Editorial: Offer solutions, not pabulum on schoolsThere have been many accusations made about who is responsible for the current budget crisis hitting the Lake Superior School District.
There have been many accusations made about who is responsible for the current budget crisis hitting the Lake Superior School District.
One of the most troubling mirrors the national debate. It’s the call to throw the current bums out who are wasting our tax dollars. It’s a call to get “government” out of our lives and let free enterprise take over. Or at least that’s what we assume. There are little details on what should happen after we overhaul those who are supposed to be voting in the taxpayer’s interest.
And so it is with the school funding debate. We hear about mismanagement of district funds. About how the excess levy isn’t needed, or a four-day school week, if school board members and administration would just stop throwing money out the window.
So what are the ideas after that?
Painting with a broad anti-government brush isn’t effective. We need to look at local facts and local realities.
We’ve looked, and can’t for the life of us figure out where this budget malfeasance is happening. The school district is stuck with a mostly fixed set of what it can spend on and yet some argue that it spends discretionally.
And where that money comes from can be enlightening as well. For all the hand wringing over increasing property taxes, know that less than 4 percent of those taxes make up the funding source for the district. More than 80 percent of school funding comes from state (77 percent) and federal sources. And anyone who has followed the recent history of the state squeezing down on that allotment should know why most schools in the state are hurting, not just the ones in Lake County.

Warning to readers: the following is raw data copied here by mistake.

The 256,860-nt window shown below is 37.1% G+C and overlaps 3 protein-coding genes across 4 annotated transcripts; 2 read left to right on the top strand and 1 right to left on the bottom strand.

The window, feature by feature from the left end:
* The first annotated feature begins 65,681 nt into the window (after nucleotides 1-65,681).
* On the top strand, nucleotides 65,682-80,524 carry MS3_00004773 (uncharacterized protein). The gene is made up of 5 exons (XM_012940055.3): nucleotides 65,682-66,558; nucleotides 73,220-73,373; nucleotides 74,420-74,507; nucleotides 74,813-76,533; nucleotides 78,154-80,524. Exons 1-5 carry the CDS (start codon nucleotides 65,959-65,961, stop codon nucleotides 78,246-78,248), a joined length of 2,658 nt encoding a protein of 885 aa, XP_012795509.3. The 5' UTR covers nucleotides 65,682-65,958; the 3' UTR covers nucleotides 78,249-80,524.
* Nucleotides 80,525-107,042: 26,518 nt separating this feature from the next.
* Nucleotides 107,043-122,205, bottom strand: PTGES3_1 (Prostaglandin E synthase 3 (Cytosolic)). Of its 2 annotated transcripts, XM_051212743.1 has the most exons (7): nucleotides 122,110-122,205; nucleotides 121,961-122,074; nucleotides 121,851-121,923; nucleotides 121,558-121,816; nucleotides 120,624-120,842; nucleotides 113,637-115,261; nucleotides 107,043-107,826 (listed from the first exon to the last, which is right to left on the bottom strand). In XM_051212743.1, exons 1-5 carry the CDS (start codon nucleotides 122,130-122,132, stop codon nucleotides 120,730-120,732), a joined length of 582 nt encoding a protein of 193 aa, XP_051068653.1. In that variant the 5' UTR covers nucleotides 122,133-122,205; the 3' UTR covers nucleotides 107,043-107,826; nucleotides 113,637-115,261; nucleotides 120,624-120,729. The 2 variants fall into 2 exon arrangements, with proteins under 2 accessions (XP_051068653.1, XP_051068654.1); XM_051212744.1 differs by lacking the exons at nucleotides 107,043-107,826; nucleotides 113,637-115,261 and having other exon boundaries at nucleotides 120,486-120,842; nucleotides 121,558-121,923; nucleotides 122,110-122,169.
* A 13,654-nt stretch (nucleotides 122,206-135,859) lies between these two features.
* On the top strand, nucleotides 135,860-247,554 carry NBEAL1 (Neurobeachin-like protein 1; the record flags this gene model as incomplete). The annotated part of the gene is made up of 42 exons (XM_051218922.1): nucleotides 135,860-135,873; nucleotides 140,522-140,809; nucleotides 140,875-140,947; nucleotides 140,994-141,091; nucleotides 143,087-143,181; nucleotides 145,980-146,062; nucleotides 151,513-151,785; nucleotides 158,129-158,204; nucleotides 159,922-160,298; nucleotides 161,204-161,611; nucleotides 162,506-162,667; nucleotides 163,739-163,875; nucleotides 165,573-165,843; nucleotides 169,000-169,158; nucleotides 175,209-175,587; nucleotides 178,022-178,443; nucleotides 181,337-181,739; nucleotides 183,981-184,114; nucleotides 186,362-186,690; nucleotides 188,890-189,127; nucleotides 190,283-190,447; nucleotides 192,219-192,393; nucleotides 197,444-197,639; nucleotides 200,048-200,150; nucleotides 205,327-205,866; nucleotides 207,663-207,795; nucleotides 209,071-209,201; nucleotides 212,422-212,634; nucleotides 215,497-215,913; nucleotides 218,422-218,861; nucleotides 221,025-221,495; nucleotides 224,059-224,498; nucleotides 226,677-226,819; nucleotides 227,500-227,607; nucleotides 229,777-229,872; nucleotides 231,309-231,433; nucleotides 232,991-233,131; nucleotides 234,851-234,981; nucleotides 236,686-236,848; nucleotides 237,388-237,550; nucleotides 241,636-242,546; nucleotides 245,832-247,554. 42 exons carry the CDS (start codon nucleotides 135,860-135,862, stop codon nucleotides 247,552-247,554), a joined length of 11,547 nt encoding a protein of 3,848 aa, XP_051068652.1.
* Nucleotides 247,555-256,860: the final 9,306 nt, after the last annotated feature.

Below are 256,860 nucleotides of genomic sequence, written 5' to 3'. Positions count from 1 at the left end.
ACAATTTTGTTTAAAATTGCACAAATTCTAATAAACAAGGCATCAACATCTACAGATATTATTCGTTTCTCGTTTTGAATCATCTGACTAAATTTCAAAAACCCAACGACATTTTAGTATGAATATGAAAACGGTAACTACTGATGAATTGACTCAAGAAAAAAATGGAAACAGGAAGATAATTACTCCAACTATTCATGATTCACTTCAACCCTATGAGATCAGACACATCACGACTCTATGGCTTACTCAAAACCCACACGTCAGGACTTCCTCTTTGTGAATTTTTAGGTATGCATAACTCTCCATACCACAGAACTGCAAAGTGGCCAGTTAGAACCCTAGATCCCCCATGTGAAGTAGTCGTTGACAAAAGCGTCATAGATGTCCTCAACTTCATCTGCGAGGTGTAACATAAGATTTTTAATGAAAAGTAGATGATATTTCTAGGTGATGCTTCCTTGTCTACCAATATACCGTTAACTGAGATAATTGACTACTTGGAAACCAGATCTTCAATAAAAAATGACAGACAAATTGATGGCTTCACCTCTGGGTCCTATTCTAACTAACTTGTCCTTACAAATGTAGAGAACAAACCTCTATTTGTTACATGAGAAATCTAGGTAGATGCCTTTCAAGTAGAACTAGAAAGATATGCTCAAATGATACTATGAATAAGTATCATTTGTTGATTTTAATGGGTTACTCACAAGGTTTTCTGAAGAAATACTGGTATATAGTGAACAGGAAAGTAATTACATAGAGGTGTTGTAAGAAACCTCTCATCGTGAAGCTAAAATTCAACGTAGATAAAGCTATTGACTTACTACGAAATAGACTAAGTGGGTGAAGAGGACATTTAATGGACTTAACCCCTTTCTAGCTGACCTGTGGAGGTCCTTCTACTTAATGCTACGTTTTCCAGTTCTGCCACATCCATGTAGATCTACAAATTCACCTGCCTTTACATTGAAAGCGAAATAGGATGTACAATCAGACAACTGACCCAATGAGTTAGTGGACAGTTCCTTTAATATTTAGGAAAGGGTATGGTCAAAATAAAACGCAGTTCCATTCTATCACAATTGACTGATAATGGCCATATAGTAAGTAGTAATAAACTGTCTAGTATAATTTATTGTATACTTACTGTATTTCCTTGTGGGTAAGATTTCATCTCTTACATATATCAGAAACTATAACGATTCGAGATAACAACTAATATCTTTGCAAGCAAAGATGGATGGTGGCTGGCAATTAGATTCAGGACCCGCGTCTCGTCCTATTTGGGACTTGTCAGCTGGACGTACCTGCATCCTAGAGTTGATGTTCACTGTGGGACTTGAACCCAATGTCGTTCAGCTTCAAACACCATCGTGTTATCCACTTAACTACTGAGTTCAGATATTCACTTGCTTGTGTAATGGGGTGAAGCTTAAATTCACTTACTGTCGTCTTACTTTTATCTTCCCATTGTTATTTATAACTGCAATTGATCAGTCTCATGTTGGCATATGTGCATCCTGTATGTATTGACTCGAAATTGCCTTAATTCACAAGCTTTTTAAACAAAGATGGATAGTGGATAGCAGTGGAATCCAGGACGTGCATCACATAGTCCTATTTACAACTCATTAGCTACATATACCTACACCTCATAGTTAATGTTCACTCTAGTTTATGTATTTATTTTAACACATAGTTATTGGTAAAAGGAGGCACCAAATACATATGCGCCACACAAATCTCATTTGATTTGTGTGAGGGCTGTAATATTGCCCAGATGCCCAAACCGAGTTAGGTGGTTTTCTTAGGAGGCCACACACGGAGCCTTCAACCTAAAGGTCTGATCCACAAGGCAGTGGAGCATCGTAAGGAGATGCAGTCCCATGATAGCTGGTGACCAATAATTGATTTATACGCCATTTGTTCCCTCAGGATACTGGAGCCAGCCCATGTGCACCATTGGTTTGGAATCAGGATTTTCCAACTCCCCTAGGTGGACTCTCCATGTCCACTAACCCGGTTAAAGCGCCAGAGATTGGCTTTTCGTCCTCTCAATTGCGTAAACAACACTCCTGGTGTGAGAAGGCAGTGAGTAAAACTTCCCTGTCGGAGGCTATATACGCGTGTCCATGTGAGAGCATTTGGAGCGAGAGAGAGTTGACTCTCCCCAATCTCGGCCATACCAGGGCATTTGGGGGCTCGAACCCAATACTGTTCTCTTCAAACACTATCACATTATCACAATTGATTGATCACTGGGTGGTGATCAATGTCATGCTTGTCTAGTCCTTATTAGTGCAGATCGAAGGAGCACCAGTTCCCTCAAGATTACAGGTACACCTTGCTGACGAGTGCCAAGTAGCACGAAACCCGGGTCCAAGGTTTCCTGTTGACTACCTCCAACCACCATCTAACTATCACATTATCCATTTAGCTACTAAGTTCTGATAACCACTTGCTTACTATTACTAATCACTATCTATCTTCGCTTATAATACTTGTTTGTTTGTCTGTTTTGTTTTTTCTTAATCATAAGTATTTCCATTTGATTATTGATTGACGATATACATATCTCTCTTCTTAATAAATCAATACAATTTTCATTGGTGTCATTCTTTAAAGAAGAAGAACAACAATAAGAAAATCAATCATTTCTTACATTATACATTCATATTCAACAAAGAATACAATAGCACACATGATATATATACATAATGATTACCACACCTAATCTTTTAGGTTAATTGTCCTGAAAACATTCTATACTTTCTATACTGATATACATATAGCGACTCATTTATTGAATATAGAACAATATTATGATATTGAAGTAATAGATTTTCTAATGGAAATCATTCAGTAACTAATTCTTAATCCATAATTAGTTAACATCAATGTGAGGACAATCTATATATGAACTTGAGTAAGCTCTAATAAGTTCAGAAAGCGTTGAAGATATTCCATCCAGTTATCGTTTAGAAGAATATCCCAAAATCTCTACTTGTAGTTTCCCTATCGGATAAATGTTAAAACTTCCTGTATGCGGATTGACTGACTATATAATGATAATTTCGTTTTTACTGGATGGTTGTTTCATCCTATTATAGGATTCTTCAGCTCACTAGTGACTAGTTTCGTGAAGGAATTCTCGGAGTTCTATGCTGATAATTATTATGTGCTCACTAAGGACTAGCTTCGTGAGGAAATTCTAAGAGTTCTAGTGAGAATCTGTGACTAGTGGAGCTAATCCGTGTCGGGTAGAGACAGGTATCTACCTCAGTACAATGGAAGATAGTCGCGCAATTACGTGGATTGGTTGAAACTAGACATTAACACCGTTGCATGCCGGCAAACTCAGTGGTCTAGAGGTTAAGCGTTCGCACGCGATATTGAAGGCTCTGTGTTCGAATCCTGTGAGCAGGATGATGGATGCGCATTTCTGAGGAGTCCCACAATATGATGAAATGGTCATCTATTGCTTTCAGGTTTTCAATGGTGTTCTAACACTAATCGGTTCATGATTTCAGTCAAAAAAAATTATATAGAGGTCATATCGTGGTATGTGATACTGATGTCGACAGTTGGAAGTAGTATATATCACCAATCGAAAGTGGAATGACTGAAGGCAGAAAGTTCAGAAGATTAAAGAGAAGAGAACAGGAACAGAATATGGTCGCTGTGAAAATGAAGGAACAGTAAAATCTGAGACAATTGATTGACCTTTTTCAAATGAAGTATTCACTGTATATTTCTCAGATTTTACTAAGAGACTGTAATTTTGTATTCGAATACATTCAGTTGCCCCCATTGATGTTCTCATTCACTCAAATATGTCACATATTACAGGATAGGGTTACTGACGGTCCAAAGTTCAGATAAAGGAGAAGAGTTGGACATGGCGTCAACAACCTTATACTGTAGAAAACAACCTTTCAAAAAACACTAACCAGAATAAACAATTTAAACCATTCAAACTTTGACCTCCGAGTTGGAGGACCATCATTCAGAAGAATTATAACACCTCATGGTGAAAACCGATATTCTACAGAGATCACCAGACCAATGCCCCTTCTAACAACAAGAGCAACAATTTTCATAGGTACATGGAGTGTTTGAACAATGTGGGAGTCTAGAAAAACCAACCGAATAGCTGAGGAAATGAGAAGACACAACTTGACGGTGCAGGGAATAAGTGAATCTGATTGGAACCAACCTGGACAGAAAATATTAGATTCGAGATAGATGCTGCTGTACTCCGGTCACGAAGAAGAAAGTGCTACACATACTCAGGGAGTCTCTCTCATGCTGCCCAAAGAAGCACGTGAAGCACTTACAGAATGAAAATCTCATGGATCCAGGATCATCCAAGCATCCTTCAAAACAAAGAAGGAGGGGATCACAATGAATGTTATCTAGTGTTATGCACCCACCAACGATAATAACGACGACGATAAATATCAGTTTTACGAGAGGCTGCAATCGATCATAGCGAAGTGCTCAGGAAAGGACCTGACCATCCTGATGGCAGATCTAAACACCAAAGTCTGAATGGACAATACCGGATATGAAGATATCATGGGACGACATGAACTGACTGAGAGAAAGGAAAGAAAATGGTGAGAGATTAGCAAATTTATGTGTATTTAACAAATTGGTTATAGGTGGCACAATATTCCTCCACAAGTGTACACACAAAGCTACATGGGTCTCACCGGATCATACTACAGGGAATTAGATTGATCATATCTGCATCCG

As far as the use of funds, some have called for the end of any programs outside of classroom teaching. Get rid of sports and fine arts. But those budgets are paltry compared to the fixed cost of staff, administration, and facilities upkeep. That accounts for more than 92 percent of the costs for the schools. Yes, some of that means pay for coaches or upkeep of the auditorium or gymnasium.
Are we to assume our teachers are grossly overpaid and that the cost to re-wax the gym floor is breaking the bank?
Our schools, counties and cities are in trouble because of a policy push toward no increase in state taxes. Local entities have been left to raise their own money through higher property taxes. That works where a growing tax base can cover it. It doesn’t in places like Lake County.
As state officials, namely the current governor, crow about not raising taxes, we all know the reality in our mailboxes. It’s why we found ourselves in a vote this month to raise property taxes to help the schools get by.
Yes, if this is the course of the future, there needs to be some serious talk about the structure of our schools and what district residents will be willing to pay for. This discussion will have to happen in every district where populations aren’t increasing.
The hallmark of Minnesota education used to be that we shared through state taxes the burden of making sure all of our students had a chance at a good education. Now, it’s a matter of haves and have-nots.
Lake Superior and most other rural school districts are on their own. Their meager local tax bases will lead to a significant change in what these schools look like in the future.
Blaming local leaders who work under rules that have suddenly changed isn’t the way to assure a good education for our students. Save that energy for the tough work ahead in going it mostly alone.